Belfast Telegraph

Get set for 20% VAT rate on January sales figures

Businesses need to start preparing now for the VAT increase in January, warn officials at Her Majesty’s Revenue and Customs.

The standard rate of VAT goes up to 20% on January 4 and must be charged on all standard-rated sales from that day.

For retailers, the new rate must be used for all standard-rated takings.

If a business issues VAT invoices, it must use the new 20% rate for all VAT invoices issued on or after January 4, which are issued within 14 days — or longer period that has been agreed with HMRC — of the provision of goods or services.

If goods or services are supplied before January 4, but a VAT invoice is issued on or after that date, the business can charge VAT at the old rate of 17.5%. For a contract that started before January 4 a business can choose to charge the old rate, 17.5%, on services actually performed before January 4, and the new rate of 20% on the value of services actually performed after.

From January 4, a business may receive VAT invoices with the new 20% rate, as well as VAT invoices with the old 17.5% rate for goods or services bought before the rate changed.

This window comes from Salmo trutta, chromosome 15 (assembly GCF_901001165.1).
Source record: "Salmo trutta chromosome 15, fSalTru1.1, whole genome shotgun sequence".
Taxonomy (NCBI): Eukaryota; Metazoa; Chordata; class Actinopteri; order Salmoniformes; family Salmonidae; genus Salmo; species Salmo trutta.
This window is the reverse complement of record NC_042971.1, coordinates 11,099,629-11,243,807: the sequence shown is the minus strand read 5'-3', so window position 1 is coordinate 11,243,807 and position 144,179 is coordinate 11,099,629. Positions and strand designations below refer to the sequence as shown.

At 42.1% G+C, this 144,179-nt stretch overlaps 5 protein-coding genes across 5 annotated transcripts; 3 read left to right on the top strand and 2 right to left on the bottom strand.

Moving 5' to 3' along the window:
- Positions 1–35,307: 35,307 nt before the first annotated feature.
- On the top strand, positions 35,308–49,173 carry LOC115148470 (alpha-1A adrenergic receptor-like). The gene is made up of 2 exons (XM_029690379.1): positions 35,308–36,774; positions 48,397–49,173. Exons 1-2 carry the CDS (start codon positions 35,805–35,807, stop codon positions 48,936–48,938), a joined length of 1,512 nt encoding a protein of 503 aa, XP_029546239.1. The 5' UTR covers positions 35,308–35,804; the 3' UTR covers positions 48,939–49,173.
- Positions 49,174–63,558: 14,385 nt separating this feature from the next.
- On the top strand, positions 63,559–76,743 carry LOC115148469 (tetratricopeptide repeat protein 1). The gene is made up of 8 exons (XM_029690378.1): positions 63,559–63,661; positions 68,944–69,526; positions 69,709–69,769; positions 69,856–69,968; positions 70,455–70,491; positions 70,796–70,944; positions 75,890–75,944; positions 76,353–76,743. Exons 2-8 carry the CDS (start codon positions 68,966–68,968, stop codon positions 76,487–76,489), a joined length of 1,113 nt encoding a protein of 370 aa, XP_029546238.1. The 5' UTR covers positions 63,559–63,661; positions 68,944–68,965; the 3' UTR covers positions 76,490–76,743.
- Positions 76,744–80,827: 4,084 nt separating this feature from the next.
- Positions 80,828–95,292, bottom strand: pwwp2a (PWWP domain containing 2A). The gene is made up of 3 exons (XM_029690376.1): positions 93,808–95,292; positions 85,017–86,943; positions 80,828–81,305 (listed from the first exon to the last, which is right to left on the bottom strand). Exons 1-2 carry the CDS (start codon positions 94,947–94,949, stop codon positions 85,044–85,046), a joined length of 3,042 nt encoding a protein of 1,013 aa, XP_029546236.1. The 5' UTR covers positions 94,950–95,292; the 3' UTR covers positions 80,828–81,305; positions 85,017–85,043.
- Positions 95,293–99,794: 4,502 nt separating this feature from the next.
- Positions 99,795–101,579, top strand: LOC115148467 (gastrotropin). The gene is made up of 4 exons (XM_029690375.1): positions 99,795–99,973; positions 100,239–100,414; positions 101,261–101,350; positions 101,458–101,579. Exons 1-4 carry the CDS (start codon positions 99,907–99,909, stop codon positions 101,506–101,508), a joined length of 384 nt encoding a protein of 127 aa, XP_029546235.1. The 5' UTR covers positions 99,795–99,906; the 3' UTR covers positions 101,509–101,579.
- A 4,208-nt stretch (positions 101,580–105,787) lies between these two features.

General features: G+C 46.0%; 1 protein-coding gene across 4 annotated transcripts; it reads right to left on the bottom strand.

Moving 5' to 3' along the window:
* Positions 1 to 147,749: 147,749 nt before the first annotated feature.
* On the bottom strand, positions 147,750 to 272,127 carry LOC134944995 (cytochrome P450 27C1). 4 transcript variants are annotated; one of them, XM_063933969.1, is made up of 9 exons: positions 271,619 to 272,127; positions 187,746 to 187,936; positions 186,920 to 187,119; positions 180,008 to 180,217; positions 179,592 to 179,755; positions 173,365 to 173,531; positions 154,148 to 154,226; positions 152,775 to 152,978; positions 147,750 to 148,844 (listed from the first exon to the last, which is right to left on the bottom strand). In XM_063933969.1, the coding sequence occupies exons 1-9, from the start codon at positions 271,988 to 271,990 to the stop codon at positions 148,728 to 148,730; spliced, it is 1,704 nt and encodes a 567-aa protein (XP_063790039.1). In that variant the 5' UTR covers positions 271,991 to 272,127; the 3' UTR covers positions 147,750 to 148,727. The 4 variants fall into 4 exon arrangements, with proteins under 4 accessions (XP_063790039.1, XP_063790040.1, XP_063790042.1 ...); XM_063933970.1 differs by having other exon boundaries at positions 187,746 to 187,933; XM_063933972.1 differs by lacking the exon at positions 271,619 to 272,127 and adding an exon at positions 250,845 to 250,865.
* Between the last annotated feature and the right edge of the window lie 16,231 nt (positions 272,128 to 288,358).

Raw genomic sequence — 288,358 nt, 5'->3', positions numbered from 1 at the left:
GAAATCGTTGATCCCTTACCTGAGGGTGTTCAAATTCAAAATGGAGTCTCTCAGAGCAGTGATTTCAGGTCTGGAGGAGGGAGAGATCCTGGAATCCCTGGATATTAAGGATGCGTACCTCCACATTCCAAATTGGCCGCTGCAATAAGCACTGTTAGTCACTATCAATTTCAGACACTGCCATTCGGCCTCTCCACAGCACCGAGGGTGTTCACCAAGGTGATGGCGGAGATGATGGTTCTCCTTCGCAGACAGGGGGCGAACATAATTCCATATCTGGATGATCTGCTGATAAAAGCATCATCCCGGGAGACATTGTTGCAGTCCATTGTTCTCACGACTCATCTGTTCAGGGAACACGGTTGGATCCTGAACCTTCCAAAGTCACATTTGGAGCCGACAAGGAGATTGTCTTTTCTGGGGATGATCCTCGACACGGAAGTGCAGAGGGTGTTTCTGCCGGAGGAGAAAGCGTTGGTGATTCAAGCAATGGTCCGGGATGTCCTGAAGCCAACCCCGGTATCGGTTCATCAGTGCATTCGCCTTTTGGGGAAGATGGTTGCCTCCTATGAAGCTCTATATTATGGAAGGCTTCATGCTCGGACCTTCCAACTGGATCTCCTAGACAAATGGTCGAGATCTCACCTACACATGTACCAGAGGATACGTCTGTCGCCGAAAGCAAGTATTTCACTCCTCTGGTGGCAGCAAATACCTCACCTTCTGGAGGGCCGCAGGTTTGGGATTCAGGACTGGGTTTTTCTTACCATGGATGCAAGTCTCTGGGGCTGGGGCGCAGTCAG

In such cases, a business can claim back VAT at the rate shown on the invoice.

The deadlines for submitting VAT returns remain the same, so businesses can continue to submit VAT returns in the usual way, whether monthly, quarterly or annually.

For returns that span the change in rate, firms will need to add together both the VAT on sales charged at 17.5% and those charged at 20%. A firm can then put this total in their VAT return.

A spokesman said: “In order to counter businesses taking advantage of the VAT rate change by making arrangements that aim to apply the 17.5% VAT rate to goods or services to be delivered or performed on or after January 4, anti-forestalling legislation has been introduced.”

Businesses can find more information about the rate change on www.businesslink.gov.uk/vatratechange/.

Chancellor George Osborne announced he was putting up the VAT rate in his emergency Budget in June. He said he anticipated the change would raise £13bn.

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